Over the past ten years, the PI has demonstrated that an electrical discharge in dimethyl sulfoxide yields diamond-like carbon and that discharges in methanol and sucrose solutions yield hydrogen gas and ethanol, respectively. More recently, she discovered that within thirty minutes of plasma treatment, the viscosity of vegetable oil is reduced by about sixty percent. Thus, the main goal of this proposal is to investigate and assess electrical discharges as a novel technology for the production of biodiesel and to study the fundamental chemistry of plasmas in oils. The first objective will be achieved by conducting electrical discharges in different vegetable oils (sunflower oil, palm oil and coconut oil) with or without additives (methanol, glycerol and sucrose), identifying reaction by-products and characterizing physical properties of the liquids after the discharge. In order to elucidate and categorize chemical processes inside the plasma and thus achieve the second objective, it is critical to examine the nature of chemical reactions. There has always been a suspicion that chemical reactions in plasmas are not driven purely by the electron impact dissociation but also, because of the high plasma temperatures, the pyrolysis. Thus, the development of a mathematical model to predict the plasma temperature will assist in answering fundamental questions regarding the types of chemical reactions in plasma and facilitate the understanding of the reaction pathways for the conversion of vegetable oil into biodiesel. The PI has two working hypotheses in the current proposal; 1) In the absence of additives (i.e. methanol), during an electrical discharge in vegetable oil high-energy electrons in plasma will dissociate triglyceride molecules and yield short- and long-chained radicals which will recombine to form, among many other by-products, alkyl esters; and 2) The presence of additives will increase the yield of alkyl esters: In methanol/vegetable oil mixture, an electron-driven transesterification will take place. Electrical discharge in glycerol will yield methanol. To the contrary, the discharge in sucrose solution will yield ethanol. Thus, by adding either glycerol or sucrose to the vegetable oil, we can simultaneously produce methanol or ethanol and form alkyl esters. Broader Impacts The PI's primary efforts have always been directed towards elucidating chemical reactions in plasma and at the plasma-liquid boundary, thus advancing the fundamental knowledge of liquid-phase electrical discharges. It is expected that the experimental results of the proposed work will clarify the chemical degradation pathways in plasmas. The specific focus placed on distinguishing the role of electron impact vs. thermal dissociation reactions using mathematical modeling will assist in understanding the nature of chemical reactions in plasmas. For more practical applications, we expect for the results of this proposal to confirm electrical discharge as an inexpensive and effective technology for dissociating molecules into useful by-products, i.e. biodiesel. Additionally, the future experiments which will include electrical discharges in algae oil and animal fat could be greatly beneficial to the general public. On educational and diversity impact, the PI has begun collaboration with the principal of a local high-school with the purpose of encouraging young women to pursue a career in engineering. The PI has offered her laboratory to the group of female high-school students to conduct several simple experiments related to this project. The goal is to encourage some of these students to join the engineering program at Clarkson University. The PI is also collaborating with the Office of Institutional Diversity Initiatives (IDI) at Clarkson University, which actively recruits under-represented people to pursue careers in science and engineering. Through the IDI, for this project, the PI will recruit two students during summer and thus promote diversifying chemical engineering to the greatest extent possible. The PI also encourages current female undergraduate from her laboratory to continue her research as the graduate student. The afore-mentioned students from the under-represented groups will be supported by BRIGE funding. In addition, the results from this project will be integrated into the courses that the PI teaches. One example includes studying the kinetics of complex chemical systems.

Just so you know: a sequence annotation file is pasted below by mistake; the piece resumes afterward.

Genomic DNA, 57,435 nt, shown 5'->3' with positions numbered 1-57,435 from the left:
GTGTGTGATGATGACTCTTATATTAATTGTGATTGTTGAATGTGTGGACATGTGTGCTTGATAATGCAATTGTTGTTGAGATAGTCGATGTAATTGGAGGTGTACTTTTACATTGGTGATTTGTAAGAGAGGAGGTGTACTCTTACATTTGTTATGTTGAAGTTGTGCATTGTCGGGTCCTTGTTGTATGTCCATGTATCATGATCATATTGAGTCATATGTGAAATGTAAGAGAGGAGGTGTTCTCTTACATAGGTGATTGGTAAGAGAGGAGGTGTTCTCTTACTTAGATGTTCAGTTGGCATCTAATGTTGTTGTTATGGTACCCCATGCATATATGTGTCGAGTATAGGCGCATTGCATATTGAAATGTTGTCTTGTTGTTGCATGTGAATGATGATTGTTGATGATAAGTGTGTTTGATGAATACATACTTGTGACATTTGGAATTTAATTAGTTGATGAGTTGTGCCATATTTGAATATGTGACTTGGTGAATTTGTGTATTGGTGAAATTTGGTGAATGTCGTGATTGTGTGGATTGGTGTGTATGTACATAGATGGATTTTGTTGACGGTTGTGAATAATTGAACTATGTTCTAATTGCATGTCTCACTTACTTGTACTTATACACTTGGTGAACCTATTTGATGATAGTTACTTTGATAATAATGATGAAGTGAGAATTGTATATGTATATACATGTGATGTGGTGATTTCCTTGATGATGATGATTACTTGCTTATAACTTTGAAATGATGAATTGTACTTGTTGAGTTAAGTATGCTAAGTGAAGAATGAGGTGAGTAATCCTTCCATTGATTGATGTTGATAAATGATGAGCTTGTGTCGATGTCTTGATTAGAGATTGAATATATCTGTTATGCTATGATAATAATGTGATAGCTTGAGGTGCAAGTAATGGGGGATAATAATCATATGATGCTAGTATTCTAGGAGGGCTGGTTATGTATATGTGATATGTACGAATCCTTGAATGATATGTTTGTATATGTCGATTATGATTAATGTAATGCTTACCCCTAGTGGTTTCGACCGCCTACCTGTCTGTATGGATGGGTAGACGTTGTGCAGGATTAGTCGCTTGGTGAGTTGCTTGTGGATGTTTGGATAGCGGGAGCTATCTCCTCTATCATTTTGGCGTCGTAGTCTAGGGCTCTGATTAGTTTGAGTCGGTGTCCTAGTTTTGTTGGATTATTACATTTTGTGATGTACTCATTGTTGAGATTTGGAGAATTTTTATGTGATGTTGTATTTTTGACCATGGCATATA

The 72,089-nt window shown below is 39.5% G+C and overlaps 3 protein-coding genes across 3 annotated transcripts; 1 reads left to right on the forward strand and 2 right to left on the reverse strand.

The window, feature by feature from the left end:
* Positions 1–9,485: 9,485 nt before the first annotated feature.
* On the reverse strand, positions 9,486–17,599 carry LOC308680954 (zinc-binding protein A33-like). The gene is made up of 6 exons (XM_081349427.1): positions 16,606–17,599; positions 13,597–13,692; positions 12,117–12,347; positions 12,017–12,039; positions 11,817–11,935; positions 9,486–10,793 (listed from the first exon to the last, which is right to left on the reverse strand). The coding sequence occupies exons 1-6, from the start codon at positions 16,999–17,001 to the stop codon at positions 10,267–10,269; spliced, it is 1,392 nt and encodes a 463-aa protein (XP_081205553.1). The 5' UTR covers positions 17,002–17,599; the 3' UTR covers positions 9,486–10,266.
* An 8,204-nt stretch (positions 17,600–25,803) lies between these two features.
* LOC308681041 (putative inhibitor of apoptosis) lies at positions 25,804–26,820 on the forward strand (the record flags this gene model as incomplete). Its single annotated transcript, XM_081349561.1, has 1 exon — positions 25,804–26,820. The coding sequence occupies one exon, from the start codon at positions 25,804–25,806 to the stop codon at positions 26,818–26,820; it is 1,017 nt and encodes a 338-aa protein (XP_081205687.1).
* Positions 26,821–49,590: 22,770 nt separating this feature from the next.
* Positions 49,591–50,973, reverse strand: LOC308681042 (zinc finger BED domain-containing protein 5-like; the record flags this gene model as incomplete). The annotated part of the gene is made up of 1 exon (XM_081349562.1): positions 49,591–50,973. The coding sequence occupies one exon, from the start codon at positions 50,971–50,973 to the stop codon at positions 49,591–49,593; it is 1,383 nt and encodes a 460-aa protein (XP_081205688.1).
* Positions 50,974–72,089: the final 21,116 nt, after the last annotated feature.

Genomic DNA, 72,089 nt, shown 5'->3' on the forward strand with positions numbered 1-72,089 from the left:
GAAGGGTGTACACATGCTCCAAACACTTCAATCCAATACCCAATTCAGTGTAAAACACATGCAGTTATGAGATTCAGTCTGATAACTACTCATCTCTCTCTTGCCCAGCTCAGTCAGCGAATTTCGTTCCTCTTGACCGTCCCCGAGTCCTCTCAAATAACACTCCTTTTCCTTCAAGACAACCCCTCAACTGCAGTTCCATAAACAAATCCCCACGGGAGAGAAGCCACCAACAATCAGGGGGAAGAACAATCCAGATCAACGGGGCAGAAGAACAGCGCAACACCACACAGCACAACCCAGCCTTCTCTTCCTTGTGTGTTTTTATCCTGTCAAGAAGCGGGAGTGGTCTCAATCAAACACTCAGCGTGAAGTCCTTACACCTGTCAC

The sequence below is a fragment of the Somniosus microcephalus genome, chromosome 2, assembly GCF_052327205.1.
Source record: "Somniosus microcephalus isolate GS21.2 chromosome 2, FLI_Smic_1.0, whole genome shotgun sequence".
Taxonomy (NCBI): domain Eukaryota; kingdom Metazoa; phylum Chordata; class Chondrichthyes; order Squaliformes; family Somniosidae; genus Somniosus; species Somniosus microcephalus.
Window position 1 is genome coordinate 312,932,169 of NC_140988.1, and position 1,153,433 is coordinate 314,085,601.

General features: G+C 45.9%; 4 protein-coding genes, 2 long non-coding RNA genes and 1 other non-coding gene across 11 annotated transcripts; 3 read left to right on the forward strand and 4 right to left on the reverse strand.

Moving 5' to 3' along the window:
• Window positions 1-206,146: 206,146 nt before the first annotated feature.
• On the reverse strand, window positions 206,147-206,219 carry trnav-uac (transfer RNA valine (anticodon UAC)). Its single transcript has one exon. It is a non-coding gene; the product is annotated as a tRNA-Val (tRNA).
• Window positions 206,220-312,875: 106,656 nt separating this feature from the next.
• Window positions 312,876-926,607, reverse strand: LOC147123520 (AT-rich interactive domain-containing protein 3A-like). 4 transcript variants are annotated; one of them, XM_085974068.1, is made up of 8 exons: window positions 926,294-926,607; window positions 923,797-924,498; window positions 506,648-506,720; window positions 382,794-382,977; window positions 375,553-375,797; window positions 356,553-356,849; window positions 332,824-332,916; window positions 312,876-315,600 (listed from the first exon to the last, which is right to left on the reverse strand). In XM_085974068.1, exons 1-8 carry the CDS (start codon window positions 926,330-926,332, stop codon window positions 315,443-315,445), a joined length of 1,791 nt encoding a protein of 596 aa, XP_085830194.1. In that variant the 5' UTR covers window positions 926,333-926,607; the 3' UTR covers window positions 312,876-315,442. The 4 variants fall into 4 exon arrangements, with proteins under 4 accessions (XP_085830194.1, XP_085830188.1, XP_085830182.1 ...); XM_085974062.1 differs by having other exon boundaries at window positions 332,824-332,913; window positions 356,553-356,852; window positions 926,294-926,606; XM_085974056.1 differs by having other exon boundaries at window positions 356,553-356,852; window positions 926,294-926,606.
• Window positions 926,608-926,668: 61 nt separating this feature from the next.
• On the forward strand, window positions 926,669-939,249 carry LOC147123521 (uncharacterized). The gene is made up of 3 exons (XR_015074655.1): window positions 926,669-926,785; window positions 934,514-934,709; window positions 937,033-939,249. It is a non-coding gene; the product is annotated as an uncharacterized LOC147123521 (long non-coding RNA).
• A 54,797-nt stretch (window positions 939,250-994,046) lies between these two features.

This project investigated electrical discharges as a novel technology for the production of biodiesel and studied the fundamental chemistry of plasmas in oils. Electrical discharges were conducted in different vegetable oils with and without alcohols under different experimental conditions. Identification of liquid byproducts revealed that electrical discharges convert vegetable oil/alcohol mixtures into biodiesel, that is, alkyl esters. Identification and quantification of gaseous products revealed that oils and alcohols decompose into hydrogen, carbon monoxide and C2 short-chained hydrocarbons. The mixture of hydrogen and carbon monoxide, also known as syngas, is an important industrial reactant and this study also examined the effect of reactor electrode configuration on the syngas production. Varying electrical and operational parameters had an effect on the production rate of gaseous products but not on their chemical composition. Varying the same parameters had a minimal effect on the production rate and chemical composition of the liquid products, that is, alkyl esters. Thermal cracking is the main mechanism by which oils and alcohols are converted into liquid and gaseous products. Indeed, the mathematical model reveals that plasmas can reach temperatures as high as 3500 K. Optical emission spectroscopy measurements confirm that molecules are thermally cracked to produce hydrogen and carbon radicals, which are precursors to short chained hydrocarbons and hydrogen. Emission spectroscopy and analytical measurements were combined to elucidate chemical reactions responsible for the formation of biodiesel. Experimental and theoretical results of the proposed work clarify chemical degradation pathways in plasmas. The specific focus placed on distinguishing the role of electron impact vs. thermal dissociation reactions using mathematical modeling assisted in understanding the nature of chemical reactions in plasmas. For more practical applications, the results of this proposal confirm electrical discharge as an effective technology for dissociating molecules into useful byproducts. This project supported one graduate MS student. Eight undergraduate students also worked on the project (three were female). The PI educated elementary school students and general public in plasma science and engineering. The work resulted in 16 products.